Absinthe or Bust

One of my New Year’s Resolutions was to learn to appreciate absinthe. I have never liked the flavor of anise or licorice. But as my interest in re-creating classic cocktail recipes has grown, the presence of anise-flavored ingredients has kept me from experiencing the Monkey Gland, the Morning Glory Cocktail, the Atty, as well as countless others. Until now.

When picking cocktails, I wanted to highlight those that revolve around the flavor of absinthe. Many classic drink recipes call for small portions of absinthe, a dash here, a rinsed glass there, to wonderful effect. But to really force my palate to adapt, I felt the need to overwhelm my senses, to beat them into submission. I have hated black jellybeans for as long as I could remember and I figured that a firm hand was the only way to acquire a taste for anise.
The first recipe on my list was the Absinthe Cocktail. For this I turned to David Wondrich’s Imbibe,

Absinthe Cocktail

(Use small bar-glass)

Take 2 dashes [1/2 tsp] of anisette
1 dash of Angostura Bitters
1 Pony-glass [1 oz.] of Absinthe

Pour about one wine-glass [2 oz.] of water into a tumbler in a small stream from the ice pitcher, or preferably from an absinthe glass. Shake up very thoroughly with ice, and strain into a claret glass.

With the first sip, my mouth was coated in licorice-y wormwood. Under any other circumstance, I would have stopped there happy with my level of experimentation. But I persevered. As I approached the midpoint, I couldn't feel my tongue. And though the drink was becoming more pleasant, the absinthe's high proof was probably the reason. As I emptied the glass, I swear I could taste the bitters, a sign that my mouth was becoming accustomed to the absinthe.

The next week I decided on an absinthe-based classic that had been adapted in a curious way by Marleigh at Sloshed! After reading her post on the Absinthe Suissesse, I knew that recipe was in my future. How many milk-based recipes are out there flying around using soy milk as a substitute?

Absinthe Suissesse

1½ oz absinthe (to taste)
½ oz orgeat
1 dash orange flower water
2 oz rice or soy milk
½ cup crushed or cubed ice

Shake vigorously with crushed ice or blend for fifteen seconds with cubed ice. Serve in an old-fashioned glass.

I used the blender for this drink and found it to be very foamy, though a bit runnier than I though it would be. It was indeed a refreshing creamy milkshake. Though I still couldn't taste any of the other elements, I could smell the orange flower water. In the end I didn’t mind drinking it. Ah, progress.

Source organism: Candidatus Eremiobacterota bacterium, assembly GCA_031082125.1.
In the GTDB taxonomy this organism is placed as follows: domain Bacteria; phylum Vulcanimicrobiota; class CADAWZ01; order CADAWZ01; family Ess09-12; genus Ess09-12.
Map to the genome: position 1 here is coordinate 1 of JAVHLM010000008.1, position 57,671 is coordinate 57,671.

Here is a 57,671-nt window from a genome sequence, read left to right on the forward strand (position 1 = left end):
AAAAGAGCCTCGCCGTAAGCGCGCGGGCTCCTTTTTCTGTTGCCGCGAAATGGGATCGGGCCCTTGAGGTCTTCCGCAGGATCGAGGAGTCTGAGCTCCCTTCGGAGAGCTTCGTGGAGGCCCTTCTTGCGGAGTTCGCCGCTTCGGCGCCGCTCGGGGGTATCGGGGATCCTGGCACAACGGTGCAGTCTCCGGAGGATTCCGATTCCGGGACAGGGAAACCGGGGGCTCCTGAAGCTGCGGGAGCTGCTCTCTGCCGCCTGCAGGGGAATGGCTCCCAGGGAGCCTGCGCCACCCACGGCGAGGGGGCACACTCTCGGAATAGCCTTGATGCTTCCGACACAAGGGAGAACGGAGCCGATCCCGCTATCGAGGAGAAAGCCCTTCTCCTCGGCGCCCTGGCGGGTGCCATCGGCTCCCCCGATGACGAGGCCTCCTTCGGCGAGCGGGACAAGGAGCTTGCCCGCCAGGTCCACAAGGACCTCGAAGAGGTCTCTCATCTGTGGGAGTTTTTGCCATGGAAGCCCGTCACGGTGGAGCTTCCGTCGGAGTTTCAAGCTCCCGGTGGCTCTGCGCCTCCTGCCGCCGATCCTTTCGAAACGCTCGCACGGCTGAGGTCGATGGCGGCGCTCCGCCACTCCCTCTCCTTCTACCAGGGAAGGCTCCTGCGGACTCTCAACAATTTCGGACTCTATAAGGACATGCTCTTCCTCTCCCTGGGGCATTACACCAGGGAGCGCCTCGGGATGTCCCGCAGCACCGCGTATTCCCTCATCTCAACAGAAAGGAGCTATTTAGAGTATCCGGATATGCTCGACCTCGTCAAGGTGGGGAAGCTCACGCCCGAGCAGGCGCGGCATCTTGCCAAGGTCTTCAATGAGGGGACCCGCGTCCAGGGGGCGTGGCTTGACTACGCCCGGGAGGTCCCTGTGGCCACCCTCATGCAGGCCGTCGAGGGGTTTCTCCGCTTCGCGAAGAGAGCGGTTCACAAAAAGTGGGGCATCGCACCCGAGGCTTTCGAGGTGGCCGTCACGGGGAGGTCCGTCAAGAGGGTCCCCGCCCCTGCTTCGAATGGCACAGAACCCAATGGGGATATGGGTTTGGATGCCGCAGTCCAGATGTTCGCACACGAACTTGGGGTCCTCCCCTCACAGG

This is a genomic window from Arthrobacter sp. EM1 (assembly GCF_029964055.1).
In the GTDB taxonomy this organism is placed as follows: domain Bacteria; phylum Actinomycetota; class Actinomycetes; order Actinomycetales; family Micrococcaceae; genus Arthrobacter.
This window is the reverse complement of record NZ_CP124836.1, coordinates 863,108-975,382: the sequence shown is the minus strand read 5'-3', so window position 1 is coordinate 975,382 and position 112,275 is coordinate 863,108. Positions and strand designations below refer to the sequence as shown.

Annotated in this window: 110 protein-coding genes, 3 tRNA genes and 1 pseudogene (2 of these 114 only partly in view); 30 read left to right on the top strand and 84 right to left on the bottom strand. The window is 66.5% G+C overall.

I was lucky to get tickets to the Washington State Bartender's Guild's absinthe forum. Gwydion Stone and Paul Clarke each gave a presentation about absinthe, the history of its production and the history of its use in American cocktails. During the presentations, samples of absinthe cocktails were handed out, including Death in the Afternoon, the Monkey Gland, and Absinthe Frappes. Many absinthe representatives were in attendance with their absinthe fountains in tow, ready to answer questions and offer samples. I tasted five different absinthes that day and am still amazed at the variety of textures and flavors that are available.

At the absinthe forum, Paul Clarke spoke about several classic cocktails, and one in particular caught my attention, the Morning Glory Cocktail. This recipe is from David Wondrich's Imbibe,

Morning Glory Cocktail

(use medium bar-glass.)

Take 3 dashes [1 tsp] of gum syrup
2 dashes [1/2 tsp] of curacoa
2 dashes of Boker’s bitters [alas, I used Angostura]
1 dash of absinthe
1 pony [1 oz] of brandy
1 pony [1 oz] of whiskey [I used Rittenhouse]
1 piece of lemon peel, twisted to express the oil
2 small pieces of ice

Stir thoroughly and remove the ice. Fill the glass with Seltzer water or plain soda [per Wondrich's note, I used champagne], and stir with a teaspoon having a little sugar in it.

The combination of rye and absinthe made me think of a Sazerac, but it was the additional optional ingredient, the champagne, that really propelled me to make it. What a good choice it turned out to be! Indeed reminiscent of the Sazerac, the absinthe was just strong enough to take center stage, but didn't mask the other flavors. The champagne balanced out the sweetness of the Cointreau and the syrup and worked well with the drink's other flavors. It was delicious. The licorice flavor was no longer an unwanted addition, but instead completed my enjoyment. I would definitely make this drink again.

After a month dedicated to acquiring a taste for absinthe, I will never pass over a recipe just because it contains absinthe, Strega, anisette, or any of the other anise-flavored liquors and spirits. In fact, I might even choose it.

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